The wife filed a complaint in Illinois against the husband for negligence. It was the result of an automobile accident in Indiana. Husband had lost control of the vehicle. He struck a concrete wall. His wife had been injured.
Husband filed a motion to dismiss. He argued that Indiana’s statute on the transportation of guests prohibits interspousal tort claims.
The Illinois trial court found Indiana law applied. It dismissed the wife’s complaint. Wife appealed.
The appellate court reversed and remanded. It reviewed which state’s laws applied. Illinois courts follow the RESTATEMENT (SECOND) OF CONFLICT OF LAWS (1971) when a conflict exists between two states’ laws. There was a conflict here between Illinois and Indiana law.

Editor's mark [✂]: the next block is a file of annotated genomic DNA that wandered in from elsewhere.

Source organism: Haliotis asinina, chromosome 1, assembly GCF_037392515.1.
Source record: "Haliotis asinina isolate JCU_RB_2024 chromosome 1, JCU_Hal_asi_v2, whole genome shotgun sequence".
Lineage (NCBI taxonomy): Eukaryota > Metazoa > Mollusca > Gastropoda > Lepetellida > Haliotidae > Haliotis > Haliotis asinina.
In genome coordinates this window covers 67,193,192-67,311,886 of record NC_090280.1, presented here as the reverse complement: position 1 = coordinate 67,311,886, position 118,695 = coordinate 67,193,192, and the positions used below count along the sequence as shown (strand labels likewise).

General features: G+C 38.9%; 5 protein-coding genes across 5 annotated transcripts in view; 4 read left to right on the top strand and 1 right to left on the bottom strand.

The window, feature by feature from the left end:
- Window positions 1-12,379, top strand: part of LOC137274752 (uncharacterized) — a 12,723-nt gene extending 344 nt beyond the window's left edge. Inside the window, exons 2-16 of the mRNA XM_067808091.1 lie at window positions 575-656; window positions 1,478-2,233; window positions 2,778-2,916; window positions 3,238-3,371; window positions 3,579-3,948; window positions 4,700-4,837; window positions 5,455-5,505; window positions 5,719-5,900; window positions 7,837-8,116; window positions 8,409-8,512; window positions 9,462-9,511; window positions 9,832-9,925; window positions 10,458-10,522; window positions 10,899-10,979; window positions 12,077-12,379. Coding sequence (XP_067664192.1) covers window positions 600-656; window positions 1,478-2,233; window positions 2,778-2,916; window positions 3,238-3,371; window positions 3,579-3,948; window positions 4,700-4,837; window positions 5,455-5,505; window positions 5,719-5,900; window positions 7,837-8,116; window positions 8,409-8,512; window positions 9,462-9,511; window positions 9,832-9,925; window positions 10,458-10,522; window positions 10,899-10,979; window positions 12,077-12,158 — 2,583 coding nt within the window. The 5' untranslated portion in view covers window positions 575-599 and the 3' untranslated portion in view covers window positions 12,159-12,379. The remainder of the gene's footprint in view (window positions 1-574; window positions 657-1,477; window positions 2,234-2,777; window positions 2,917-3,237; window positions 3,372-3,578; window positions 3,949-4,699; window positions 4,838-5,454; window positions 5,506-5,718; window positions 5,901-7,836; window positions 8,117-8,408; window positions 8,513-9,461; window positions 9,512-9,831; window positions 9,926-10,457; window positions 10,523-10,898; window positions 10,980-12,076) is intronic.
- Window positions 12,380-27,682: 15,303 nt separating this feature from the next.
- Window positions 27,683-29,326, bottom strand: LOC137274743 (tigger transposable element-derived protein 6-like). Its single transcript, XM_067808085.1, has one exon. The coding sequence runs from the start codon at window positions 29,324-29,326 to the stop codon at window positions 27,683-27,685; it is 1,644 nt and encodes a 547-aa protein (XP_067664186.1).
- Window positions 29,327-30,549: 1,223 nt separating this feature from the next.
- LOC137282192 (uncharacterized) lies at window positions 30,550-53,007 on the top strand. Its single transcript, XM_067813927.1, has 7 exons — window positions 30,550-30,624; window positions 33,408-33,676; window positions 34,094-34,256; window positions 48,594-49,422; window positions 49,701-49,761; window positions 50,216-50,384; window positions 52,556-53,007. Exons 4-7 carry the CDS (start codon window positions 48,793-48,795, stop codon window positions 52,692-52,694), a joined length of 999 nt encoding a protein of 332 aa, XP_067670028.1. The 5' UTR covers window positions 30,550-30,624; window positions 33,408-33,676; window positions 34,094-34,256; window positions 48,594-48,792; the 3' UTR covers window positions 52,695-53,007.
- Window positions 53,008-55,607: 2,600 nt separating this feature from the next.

Illinois has no such prohibition. Interspousal tort immunity was abolished in 1988. The appellate court held the parties’ domicile was the most important factor. They lived in Illinois.
Therefore, the facts weighed in favor of Illinois law applying. Illinois has a stronger interest in regulating the ability of married Illinois residents to bring tort actions against each other. That outweighs any interests Indiana has in preventing those causes of action by guests who are merely passing through their state.
Hand v. Hand, 2018 IL App (3d) 170275.
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